YSP-1 Yamaha Review (70%) (pt.1)

YSP-1 Yamaha Review (70%)Yamaha’s YSP-1 is a marvel of technology, it’s about 42 inches long by 4 inches high and about 4 inches deep but can produce 5.1 audio that really does sounds like a conventional set-up with speakers in-front and behind you.

The magic is all done inside the box using clever electronics and the 40 speakers in the front-panel (there are actually 42, but the two at the end just add a bit of mid-range). It works by cleverly combining the channels and then playing various bits out of various speakers which make the channels come out as “beams” which can then be steered to various parts of the room.

The system does lack the punch and heavy bass of a conventional system as the speakers are so small, but there’s a sub-woofer output to drive an active external unit which adds the missing low frequencies.

There are analogue (stereo) and three digital inputs to connect to TV, DVD and AUX systems, two being optical connections and the 3rd digital co-ax. The digital input supports both Dolby Digital and DTS encoding.

Before Yamaha came out with the YSP-1, the only equivalent system was the Pioneer DSP-1 which cost around £25,000 (~$46k, ~e36k). The YSP-1 is much more affordable with a retail price of around £800 (~$1500, ~e1171) .

The system supports stereo, 3.1 and 5.1 output configurations.

YSP-1 Yamaha Review (70%)A box is a box without careful set-up
Though Yamaha provide some sensible defaults, the system really needs a good tweak in order to get the most out of it. This means taking the video output and plugging it into your TV and going through the set-up screens (video output is via standard definition composite video).

Unfortunately it isn’t easy. You have to put in the room dimensions then listen to where the test sounds are and steer the beams. The YSP-1 is meant to sit just under the TV/Plasma and there isn’t a way to tell it that it’s on the floor while the screen is six feet higher.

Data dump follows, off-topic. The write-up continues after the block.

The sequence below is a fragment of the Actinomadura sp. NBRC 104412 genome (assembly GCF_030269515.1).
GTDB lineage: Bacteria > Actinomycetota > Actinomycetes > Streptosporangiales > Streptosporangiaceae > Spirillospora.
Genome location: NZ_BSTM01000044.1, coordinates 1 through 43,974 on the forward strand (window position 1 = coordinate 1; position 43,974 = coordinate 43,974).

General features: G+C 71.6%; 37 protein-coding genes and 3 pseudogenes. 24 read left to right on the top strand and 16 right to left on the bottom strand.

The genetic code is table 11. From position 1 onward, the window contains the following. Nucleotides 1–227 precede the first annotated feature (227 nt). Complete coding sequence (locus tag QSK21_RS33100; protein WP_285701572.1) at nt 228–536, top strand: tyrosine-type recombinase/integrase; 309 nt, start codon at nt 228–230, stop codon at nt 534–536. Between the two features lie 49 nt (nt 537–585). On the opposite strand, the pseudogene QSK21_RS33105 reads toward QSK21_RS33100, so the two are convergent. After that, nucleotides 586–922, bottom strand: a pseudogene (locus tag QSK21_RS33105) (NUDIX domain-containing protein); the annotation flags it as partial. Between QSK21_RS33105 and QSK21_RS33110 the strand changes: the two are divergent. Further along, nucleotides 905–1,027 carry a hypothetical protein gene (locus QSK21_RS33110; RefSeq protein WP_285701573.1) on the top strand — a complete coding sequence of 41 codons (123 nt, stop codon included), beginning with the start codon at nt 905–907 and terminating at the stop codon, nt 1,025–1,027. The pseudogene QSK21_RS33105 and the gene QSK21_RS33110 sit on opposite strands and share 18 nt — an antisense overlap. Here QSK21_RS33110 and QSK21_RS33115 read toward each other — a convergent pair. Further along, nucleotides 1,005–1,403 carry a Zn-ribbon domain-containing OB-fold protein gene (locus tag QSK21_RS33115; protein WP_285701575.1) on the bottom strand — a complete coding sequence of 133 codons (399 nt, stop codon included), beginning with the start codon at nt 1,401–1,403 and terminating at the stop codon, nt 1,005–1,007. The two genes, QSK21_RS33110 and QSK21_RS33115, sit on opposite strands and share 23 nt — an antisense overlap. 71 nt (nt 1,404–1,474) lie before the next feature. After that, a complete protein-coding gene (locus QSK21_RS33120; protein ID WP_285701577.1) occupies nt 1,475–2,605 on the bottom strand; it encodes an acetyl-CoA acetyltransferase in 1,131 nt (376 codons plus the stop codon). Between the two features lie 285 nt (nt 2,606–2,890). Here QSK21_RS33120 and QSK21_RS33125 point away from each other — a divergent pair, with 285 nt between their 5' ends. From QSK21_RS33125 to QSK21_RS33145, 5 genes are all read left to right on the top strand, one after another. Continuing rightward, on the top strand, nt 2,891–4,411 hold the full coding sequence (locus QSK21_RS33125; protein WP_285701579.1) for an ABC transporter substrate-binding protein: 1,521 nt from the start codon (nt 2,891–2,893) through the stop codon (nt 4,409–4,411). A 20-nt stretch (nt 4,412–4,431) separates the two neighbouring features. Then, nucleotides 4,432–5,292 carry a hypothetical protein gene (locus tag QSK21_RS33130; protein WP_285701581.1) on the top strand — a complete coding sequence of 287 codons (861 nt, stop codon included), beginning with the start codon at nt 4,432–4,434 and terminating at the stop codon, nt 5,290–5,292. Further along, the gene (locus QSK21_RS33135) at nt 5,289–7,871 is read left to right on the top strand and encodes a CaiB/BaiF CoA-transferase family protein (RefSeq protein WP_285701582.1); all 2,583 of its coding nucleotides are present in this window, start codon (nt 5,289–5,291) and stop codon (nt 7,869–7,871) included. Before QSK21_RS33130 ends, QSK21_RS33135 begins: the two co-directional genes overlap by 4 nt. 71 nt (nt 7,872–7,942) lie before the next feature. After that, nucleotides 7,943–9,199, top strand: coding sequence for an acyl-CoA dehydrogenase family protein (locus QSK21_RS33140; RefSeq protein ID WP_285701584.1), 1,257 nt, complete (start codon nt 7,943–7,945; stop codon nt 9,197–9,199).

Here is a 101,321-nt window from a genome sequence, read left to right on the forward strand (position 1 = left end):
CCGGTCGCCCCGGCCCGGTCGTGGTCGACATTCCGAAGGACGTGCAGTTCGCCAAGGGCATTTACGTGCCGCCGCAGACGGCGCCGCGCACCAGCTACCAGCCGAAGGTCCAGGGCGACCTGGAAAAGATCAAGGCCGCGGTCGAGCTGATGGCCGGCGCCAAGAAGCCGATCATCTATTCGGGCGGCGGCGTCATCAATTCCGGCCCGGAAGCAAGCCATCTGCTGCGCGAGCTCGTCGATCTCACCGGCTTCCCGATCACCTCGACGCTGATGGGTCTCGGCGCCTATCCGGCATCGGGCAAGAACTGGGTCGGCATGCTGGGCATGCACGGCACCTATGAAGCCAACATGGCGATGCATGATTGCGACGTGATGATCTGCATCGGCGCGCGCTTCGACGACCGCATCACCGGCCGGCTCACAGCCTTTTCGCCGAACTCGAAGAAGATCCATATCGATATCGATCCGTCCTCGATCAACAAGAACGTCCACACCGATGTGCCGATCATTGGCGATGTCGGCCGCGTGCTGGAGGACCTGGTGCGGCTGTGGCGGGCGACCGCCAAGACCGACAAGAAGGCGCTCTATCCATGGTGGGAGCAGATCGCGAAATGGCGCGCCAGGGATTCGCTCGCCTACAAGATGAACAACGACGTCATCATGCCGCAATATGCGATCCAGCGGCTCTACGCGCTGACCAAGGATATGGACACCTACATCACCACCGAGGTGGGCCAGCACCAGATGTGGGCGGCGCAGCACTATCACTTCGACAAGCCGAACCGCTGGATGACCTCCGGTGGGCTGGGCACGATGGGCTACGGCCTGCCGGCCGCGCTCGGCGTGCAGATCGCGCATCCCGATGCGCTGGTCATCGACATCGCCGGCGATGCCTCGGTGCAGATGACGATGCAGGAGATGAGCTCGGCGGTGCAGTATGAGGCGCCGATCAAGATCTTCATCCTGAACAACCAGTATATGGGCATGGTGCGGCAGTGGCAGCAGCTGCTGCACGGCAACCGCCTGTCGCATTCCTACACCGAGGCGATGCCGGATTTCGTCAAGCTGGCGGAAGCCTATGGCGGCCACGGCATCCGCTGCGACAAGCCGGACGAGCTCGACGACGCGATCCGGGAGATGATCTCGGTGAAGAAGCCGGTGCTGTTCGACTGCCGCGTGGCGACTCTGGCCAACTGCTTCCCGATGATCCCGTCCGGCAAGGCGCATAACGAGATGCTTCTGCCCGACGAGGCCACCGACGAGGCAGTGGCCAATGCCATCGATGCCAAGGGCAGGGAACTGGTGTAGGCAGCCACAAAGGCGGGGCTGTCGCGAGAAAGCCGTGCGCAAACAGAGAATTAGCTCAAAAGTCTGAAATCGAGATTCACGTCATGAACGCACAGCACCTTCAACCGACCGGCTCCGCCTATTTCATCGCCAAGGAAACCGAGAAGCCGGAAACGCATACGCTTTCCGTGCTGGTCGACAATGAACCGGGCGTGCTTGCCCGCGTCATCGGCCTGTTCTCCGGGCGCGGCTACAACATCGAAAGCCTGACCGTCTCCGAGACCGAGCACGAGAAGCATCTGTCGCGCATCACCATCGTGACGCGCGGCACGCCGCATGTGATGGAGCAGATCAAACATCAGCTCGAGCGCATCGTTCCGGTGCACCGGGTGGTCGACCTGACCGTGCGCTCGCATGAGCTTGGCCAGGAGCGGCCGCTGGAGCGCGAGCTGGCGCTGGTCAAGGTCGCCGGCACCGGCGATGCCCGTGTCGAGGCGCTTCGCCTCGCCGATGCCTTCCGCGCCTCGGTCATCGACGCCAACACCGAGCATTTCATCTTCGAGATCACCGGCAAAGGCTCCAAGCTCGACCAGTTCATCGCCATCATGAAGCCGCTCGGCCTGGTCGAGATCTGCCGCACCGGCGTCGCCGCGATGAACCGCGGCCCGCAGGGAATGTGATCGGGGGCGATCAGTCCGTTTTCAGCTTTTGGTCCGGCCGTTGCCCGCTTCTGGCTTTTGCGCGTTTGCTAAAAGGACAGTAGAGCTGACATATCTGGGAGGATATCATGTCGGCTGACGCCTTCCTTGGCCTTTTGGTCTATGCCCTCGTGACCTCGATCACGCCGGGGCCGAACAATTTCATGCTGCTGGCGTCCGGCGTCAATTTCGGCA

Tuning the YSP-1 is very fiddly and complicated, going through several screens of settings. It will take a while to get right.

However once it is set-up (which will probably take a few goes), viewing a DVD with either Dolby or DTS 5.1 multi-channel output does work, sounds really do appear to be coming from behind and sweep through the room.

The YSP-1 really needs to be mounted as close to the TV as possible so that sounds eminate from the picture. It does still work mounting below (i.e. on the floor), but there’s a bit of spatial distortion as sounds come from below the screen and the YSP-1 doesn’t seem to have any compensation for that, it probably could be tuned manually, but that gets more complicated again and you’re really on your own.

It’s likely you can get get a better sound from a system with real speakers mounted behind you, but it’s probably going to cost more than the 800 quid that that YSP-1 costs. There’s also the hassle of what to do with all the wires that have to trail all over the room.

Though the YSP-1 does save on speaker wiring, it does still require cables to it for the digital sources, power and video out – but they can generally be hidden behind the unit if carefully mounted, especially if under a plasma then all the video/audio wires can be concealed together.

Read the second part of review.